From an article in Atlantic Business:
“We’re seen more than a 40% drop,” said Gary Burtless of the Brookings Institution. “Prices fall, which hurts net wealth. The borrowing capacity of people who would move into new homes is questionable, so homes go unoccupied. With lots of unoccupied housing, nobody builds anything new.”
This isn’t a problem that can be “solved” with another $1,000 per family in payroll tax cuts (although it might help). It’s certainly not a problem that can be solved by cutting government and praying somebody else picks up the slack. The hardest thing for Washington to understand is that not every economic question can be solved in Washington. Taxing and spending policy is important. But America’s two-speed crisis is deeper.
These are all reasonable points, though I take exception to an earlier paragraph:
Between 1930 and 1970, workers thrived in an economy that looked after labor. Union laws protected hours and wages, and manufacturing, where workers could make high salaries for little to no post-high school education, accounted for one out of four jobs in the economy. But the era of labor is over. The era of productivity is here, and there’s no use trying to put the genie back in the bottle.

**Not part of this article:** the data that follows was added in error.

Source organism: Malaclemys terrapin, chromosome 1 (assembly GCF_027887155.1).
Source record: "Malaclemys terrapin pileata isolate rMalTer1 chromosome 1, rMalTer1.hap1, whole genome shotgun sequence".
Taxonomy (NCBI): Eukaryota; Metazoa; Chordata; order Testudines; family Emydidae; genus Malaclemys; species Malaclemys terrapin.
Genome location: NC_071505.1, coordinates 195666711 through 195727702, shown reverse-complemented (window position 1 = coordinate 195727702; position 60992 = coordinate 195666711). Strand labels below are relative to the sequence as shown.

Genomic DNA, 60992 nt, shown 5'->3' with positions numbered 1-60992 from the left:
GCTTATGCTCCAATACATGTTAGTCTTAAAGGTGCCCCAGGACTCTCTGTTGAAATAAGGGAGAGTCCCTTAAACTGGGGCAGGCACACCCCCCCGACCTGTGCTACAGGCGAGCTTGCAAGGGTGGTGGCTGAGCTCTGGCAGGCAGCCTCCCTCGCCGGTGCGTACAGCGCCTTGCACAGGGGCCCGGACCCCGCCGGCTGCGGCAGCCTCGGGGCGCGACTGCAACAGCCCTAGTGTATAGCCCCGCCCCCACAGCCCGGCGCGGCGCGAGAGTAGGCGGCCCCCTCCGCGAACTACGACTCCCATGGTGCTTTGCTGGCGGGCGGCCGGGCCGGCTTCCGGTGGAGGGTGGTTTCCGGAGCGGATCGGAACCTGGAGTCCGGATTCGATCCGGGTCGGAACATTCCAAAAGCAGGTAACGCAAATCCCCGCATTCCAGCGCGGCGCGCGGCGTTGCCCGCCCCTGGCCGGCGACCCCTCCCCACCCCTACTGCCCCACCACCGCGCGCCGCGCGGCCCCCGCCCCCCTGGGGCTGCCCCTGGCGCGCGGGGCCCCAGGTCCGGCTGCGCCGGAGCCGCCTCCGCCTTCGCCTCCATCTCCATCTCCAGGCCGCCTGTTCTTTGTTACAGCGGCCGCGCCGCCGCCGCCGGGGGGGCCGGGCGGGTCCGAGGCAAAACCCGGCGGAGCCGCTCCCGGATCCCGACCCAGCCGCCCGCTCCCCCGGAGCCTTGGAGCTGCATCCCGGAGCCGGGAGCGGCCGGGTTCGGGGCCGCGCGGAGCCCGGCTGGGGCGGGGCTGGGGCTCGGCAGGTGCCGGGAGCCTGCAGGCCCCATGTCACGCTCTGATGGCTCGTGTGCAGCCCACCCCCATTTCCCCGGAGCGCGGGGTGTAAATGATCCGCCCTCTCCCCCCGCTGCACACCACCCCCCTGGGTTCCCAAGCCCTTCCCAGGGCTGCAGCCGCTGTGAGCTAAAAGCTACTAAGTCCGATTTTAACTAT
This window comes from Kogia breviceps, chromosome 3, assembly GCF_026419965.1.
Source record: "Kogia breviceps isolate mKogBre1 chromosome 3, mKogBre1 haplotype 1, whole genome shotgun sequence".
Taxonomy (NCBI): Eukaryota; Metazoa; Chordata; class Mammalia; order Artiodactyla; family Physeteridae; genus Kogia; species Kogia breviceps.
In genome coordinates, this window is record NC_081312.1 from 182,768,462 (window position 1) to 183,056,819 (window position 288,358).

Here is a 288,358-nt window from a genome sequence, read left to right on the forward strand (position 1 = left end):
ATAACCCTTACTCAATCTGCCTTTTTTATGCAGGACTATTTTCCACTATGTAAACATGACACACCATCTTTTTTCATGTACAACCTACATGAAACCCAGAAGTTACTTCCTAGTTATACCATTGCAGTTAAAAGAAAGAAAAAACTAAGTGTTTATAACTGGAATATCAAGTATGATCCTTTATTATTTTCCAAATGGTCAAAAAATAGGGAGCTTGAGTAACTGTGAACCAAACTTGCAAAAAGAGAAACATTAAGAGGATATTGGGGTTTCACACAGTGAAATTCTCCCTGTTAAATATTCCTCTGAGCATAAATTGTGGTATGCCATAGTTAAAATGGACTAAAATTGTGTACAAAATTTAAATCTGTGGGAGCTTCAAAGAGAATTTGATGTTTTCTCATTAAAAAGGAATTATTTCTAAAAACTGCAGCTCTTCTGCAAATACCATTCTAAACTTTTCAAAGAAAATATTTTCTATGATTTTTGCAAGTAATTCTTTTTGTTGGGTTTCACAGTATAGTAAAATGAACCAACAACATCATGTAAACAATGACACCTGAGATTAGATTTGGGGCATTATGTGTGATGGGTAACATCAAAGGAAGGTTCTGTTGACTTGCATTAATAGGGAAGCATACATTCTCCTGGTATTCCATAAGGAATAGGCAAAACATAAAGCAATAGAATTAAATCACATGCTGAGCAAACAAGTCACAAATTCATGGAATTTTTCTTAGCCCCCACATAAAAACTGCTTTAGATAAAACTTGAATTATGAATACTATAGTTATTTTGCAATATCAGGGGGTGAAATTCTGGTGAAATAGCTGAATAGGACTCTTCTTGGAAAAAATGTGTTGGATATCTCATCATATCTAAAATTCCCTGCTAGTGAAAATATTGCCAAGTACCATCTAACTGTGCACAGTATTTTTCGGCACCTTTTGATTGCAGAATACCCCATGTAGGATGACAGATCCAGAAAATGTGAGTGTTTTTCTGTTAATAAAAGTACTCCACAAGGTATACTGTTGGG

I’d argue that organized labor and rigid labor market regulations and price controls played less of a role in midcentury prosperity than is commonly understood, but that’s a separate issue.
What I find interesting is pervasive American fatalism regarding non-government collective action. The United States is know for the richness and diversity of its voluntary sector, yet many of our largest philanthropic organizations are geared primarily towards influencing legislative outcomes and shaping government policy by funding “beta testing” for the public sector. We often hear talk of how foundations can leverage social resources to achieve change, yet the resources in question tend to be public resources. This strikes me as a failure that merits our attention, particularly as new technological tools emerge that, in theory at least, lower the barriers to collective action.
Not surprisingly, I tend to think that this failure derives from the fact that as the democratic state expands its purview, it tends to shrink the imagination of citizens and neighborhoods regarding what they can and should do collaboratively.